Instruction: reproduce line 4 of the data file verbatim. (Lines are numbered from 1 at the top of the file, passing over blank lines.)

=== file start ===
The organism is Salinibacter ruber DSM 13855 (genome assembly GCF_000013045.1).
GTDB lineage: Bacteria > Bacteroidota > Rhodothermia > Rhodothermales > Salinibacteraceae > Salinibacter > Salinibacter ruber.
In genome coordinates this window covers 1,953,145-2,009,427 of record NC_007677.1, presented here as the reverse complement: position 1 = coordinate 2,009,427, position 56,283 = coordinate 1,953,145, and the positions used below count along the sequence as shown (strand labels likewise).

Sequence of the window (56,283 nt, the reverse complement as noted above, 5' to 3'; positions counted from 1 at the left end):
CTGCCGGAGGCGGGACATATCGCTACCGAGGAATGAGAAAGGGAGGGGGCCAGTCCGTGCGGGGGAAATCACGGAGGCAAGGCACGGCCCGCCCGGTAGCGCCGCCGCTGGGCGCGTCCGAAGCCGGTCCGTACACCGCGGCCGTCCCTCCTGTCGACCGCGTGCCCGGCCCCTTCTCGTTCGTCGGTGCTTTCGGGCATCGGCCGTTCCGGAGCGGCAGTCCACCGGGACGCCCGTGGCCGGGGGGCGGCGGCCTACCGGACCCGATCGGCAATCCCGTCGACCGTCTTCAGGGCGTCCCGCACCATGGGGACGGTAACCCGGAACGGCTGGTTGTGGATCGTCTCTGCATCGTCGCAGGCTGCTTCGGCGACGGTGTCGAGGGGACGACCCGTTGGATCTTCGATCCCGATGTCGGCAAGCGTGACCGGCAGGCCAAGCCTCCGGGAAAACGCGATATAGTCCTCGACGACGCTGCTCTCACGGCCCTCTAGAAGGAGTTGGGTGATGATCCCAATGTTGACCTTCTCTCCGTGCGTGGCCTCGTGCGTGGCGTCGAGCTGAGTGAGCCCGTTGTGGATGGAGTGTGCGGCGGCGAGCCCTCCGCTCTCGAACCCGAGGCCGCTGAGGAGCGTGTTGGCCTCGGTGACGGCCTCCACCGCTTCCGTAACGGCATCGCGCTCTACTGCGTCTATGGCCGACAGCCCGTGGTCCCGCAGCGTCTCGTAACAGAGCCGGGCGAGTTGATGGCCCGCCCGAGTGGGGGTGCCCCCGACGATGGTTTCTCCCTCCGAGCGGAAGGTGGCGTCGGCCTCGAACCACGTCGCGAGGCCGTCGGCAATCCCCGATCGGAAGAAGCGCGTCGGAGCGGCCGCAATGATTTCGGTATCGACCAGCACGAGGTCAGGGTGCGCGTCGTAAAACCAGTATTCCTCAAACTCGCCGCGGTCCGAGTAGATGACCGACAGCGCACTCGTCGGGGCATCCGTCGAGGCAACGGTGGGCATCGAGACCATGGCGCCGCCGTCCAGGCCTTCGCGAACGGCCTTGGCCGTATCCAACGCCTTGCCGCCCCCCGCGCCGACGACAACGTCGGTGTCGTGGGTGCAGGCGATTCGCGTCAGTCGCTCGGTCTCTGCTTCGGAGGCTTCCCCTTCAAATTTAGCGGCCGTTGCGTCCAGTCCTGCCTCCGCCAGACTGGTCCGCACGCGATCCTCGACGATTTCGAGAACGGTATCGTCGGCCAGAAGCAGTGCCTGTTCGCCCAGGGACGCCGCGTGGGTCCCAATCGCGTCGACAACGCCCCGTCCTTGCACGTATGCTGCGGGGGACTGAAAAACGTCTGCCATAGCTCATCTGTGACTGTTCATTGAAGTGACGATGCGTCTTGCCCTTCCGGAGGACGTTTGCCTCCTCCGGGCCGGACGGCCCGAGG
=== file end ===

Sequence of the window (56,283 nt, the reverse complement as noted above, 5' to 3'; positions counted from 1 at the left end):